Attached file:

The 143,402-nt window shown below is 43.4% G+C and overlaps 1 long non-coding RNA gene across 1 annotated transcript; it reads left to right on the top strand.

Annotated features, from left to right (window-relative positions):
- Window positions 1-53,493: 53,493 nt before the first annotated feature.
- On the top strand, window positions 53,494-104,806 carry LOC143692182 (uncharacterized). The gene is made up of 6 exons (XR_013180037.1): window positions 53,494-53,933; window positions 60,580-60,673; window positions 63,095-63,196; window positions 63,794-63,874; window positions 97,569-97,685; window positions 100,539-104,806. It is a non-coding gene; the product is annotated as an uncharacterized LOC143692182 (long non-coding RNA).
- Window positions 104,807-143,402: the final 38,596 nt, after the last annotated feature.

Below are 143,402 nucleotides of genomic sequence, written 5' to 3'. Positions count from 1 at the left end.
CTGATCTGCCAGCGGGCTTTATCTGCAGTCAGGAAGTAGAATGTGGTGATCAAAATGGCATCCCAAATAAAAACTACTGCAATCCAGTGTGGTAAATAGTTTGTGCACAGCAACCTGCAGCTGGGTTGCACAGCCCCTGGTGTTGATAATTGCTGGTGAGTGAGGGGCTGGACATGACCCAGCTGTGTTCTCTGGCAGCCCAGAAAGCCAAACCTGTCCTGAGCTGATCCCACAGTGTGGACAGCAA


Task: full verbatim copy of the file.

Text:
The 143,402-nt window shown below is 43.4% G+C and overlaps 1 long non-coding RNA gene across 1 annotated transcript; it reads left to right on the top strand.

Annotated features, from left to right (window-relative positions):
- Window positions 1-53,493: 53,493 nt before the first annotated feature.
- On the top strand, window positions 53,494-104,806 carry LOC143692182 (uncharacterized). The gene is made up of 6 exons (XR_013180037.1): window positions 53,494-53,933; window positions 60,580-60,673; window positions 63,095-63,196; window positions 63,794-63,874; window positions 97,569-97,685; window positions 100,539-104,806. It is a non-coding gene; the product is annotated as an uncharacterized LOC143692182 (long non-coding RNA).
- Window positions 104,807-143,402: the final 38,596 nt, after the last annotated feature.

Below are 143,402 nucleotides of genomic sequence, written 5' to 3'. Positions count from 1 at the left end.
CTGATCTGCCAGCGGGCTTTATCTGCAGTCAGGAAGTAGAATGTGGTGATCAAAATGGCATCCCAAATAAAAACTACTGCAATCCAGTGTGGTAAATAGTTTGTGCACAGCAACCTGCAGCTGGGTTGCACAGCCCCTGGTGTTGATAATTGCTGGTGAGTGAGGGGCTGGACATGACCCAGCTGTGTTCTCTGGCAGCCCAGAAAGCCAAACCTGTCCTGAGCTGATCCCACAGTGTGGACAGCAA